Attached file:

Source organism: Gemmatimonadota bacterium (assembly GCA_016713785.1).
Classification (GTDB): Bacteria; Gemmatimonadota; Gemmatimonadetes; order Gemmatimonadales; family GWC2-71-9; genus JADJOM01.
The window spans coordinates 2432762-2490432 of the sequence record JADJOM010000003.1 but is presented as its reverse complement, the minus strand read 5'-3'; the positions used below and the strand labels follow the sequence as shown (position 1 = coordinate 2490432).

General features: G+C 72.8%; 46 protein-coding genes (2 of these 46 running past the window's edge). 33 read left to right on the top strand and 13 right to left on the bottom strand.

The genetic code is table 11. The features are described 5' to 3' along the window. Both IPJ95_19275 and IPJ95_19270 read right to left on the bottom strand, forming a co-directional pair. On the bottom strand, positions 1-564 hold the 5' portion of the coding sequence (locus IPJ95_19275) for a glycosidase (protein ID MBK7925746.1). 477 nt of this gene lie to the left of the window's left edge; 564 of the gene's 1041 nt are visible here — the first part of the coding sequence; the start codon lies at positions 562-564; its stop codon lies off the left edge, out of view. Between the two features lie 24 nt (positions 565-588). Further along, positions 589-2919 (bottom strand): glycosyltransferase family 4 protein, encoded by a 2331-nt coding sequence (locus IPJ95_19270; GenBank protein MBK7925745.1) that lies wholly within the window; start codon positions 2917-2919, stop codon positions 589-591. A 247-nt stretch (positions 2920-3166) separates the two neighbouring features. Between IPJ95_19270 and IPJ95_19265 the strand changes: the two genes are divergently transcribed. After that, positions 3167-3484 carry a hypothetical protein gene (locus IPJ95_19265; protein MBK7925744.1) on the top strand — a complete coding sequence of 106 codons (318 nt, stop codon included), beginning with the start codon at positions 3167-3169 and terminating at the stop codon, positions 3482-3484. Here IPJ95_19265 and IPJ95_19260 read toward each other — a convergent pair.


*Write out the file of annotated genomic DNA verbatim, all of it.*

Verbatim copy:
Source organism: Gemmatimonadota bacterium (assembly GCA_016713785.1).
Classification (GTDB): Bacteria; Gemmatimonadota; Gemmatimonadetes; order Gemmatimonadales; family GWC2-71-9; genus JADJOM01.
The window spans coordinates 2432762-2490432 of the sequence record JADJOM010000003.1 but is presented as its reverse complement, the minus strand read 5'-3'; the positions used below and the strand labels follow the sequence as shown (position 1 = coordinate 2490432).

General features: G+C 72.8%; 46 protein-coding genes (2 of these 46 running past the window's edge). 33 read left to right on the top strand and 13 right to left on the bottom strand.

The genetic code is table 11. The features are described 5' to 3' along the window. Both IPJ95_19275 and IPJ95_19270 read right to left on the bottom strand, forming a co-directional pair. On the bottom strand, positions 1-564 hold the 5' portion of the coding sequence (locus IPJ95_19275) for a glycosidase (protein ID MBK7925746.1). 477 nt of this gene lie to the left of the window's left edge; 564 of the gene's 1041 nt are visible here — the first part of the coding sequence; the start codon lies at positions 562-564; its stop codon lies off the left edge, out of view. Between the two features lie 24 nt (positions 565-588). Further along, positions 589-2919 (bottom strand): glycosyltransferase family 4 protein, encoded by a 2331-nt coding sequence (locus IPJ95_19270; GenBank protein MBK7925745.1) that lies wholly within the window; start codon positions 2917-2919, stop codon positions 589-591. A 247-nt stretch (positions 2920-3166) separates the two neighbouring features. Between IPJ95_19270 and IPJ95_19265 the strand changes: the two genes are divergently transcribed. After that, positions 3167-3484 carry a hypothetical protein gene (locus IPJ95_19265; protein MBK7925744.1) on the top strand — a complete coding sequence of 106 codons (318 nt, stop codon included), beginning with the start codon at positions 3167-3169 and terminating at the stop codon, positions 3482-3484. Here IPJ95_19265 and IPJ95_19260 read toward each other — a convergent pair.